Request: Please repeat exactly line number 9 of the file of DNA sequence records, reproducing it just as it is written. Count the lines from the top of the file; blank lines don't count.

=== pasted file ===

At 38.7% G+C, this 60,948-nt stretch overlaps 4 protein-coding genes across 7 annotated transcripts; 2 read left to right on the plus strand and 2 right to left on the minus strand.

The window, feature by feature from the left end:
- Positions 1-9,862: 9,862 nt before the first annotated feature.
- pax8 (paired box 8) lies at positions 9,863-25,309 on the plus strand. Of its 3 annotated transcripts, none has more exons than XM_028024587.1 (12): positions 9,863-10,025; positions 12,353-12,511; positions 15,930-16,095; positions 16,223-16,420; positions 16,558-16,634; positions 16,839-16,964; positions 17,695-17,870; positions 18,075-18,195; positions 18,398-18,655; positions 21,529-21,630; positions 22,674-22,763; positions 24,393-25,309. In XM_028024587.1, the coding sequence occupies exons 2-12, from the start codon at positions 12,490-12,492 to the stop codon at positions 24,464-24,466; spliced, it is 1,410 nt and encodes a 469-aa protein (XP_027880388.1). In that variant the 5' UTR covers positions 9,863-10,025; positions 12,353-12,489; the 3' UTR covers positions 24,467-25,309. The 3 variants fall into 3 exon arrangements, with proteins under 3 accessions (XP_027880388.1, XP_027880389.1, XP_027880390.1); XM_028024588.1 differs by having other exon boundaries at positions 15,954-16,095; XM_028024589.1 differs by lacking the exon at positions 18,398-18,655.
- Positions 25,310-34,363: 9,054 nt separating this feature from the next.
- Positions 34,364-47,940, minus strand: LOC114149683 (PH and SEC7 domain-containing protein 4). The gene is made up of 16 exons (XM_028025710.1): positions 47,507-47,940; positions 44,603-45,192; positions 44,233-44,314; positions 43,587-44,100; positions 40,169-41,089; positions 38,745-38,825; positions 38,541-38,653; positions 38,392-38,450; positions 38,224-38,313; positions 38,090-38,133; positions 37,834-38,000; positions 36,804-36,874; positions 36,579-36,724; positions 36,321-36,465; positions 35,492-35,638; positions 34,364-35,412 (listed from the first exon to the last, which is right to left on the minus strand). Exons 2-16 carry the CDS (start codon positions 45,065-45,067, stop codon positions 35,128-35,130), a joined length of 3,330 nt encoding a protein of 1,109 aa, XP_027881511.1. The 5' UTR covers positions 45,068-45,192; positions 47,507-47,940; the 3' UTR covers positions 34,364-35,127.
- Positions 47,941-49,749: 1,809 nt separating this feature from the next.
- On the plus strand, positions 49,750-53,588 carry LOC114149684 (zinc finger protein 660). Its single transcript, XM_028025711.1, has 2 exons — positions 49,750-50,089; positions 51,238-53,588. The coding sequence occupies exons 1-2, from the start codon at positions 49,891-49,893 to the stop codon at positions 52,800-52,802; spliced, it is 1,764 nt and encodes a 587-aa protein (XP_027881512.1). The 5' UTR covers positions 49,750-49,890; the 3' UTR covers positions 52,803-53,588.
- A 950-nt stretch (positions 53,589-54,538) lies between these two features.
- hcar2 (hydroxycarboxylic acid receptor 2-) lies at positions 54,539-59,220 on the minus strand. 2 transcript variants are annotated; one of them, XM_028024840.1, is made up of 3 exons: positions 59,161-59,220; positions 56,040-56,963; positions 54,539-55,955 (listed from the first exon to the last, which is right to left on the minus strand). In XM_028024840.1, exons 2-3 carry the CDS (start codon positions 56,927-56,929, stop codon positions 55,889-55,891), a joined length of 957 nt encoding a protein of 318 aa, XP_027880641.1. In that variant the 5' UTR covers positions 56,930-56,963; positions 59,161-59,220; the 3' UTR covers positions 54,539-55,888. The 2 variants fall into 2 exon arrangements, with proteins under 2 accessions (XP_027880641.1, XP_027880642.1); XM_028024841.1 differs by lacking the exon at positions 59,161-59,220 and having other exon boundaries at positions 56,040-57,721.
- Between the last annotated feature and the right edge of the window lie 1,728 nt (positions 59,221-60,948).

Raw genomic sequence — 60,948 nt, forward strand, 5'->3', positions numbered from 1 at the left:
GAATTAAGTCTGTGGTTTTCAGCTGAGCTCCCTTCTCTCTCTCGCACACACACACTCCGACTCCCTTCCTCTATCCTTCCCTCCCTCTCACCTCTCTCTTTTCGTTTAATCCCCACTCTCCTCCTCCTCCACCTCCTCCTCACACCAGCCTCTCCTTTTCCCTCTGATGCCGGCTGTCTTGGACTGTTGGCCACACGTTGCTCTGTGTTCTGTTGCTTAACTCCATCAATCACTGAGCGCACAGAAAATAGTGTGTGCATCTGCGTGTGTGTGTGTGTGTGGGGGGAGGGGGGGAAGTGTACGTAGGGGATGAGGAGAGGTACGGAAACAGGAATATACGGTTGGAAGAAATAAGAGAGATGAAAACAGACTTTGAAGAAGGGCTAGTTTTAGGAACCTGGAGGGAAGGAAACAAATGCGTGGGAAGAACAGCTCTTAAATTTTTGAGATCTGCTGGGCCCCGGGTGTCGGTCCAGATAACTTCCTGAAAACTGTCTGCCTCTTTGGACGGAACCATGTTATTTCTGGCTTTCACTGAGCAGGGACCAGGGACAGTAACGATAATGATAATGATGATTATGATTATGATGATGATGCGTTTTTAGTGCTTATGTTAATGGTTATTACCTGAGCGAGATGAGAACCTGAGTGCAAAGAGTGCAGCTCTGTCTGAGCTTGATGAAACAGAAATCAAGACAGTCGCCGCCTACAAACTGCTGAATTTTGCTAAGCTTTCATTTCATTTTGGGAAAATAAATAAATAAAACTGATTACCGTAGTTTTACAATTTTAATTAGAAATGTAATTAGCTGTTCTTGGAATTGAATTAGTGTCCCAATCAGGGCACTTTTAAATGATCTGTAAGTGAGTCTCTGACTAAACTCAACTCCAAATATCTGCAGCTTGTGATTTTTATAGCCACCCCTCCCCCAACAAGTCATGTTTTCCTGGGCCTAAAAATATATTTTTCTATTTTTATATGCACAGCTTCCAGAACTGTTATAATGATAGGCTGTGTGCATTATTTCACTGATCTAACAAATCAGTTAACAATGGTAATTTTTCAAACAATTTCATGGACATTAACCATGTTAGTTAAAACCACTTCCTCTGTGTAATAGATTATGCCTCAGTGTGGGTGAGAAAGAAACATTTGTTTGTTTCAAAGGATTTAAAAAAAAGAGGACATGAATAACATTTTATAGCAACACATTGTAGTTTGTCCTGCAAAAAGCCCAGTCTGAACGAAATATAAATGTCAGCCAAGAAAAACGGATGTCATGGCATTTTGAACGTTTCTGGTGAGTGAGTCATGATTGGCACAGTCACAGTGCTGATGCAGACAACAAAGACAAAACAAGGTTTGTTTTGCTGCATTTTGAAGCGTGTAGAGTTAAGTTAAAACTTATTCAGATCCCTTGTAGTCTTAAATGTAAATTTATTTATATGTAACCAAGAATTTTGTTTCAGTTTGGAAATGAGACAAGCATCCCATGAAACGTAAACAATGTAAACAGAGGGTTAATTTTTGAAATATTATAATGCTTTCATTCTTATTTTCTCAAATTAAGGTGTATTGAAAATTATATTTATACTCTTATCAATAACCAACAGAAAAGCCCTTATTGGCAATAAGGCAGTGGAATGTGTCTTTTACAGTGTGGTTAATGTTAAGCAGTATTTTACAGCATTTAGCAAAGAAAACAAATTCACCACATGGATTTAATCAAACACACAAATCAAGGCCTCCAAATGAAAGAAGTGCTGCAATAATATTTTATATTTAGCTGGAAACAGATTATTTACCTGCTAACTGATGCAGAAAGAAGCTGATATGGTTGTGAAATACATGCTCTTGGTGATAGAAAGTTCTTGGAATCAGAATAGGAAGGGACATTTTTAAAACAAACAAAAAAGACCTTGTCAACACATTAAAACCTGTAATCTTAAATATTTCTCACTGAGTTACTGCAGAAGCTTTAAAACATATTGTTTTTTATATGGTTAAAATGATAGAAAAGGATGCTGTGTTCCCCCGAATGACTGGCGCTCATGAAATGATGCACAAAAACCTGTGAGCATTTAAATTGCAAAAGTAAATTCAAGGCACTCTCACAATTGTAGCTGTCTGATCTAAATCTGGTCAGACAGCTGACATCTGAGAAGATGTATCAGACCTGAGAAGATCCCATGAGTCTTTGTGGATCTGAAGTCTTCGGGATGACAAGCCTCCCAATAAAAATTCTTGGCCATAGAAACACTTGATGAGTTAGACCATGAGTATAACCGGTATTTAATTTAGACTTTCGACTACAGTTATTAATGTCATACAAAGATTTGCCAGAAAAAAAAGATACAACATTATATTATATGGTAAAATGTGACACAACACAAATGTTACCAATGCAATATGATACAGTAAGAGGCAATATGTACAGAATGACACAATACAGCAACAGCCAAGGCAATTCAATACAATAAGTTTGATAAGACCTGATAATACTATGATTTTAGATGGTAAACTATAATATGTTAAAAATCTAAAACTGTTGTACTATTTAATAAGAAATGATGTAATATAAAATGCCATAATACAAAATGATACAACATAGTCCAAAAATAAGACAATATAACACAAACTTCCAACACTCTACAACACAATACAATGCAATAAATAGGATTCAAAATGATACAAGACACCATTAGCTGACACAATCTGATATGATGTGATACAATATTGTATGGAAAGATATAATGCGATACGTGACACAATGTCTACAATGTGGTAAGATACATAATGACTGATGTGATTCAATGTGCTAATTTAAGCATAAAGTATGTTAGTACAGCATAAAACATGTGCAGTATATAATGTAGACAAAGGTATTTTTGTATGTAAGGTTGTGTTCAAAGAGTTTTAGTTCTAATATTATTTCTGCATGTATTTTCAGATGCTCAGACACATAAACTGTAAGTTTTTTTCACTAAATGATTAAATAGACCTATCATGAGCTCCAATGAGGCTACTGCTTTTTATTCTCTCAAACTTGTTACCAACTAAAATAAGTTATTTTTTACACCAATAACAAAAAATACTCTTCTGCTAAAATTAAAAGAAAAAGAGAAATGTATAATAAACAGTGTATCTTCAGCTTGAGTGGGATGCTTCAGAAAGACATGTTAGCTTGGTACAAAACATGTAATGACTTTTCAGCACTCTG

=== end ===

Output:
- A 950-nt stretch (positions 53,589-54,538) lies between these two features.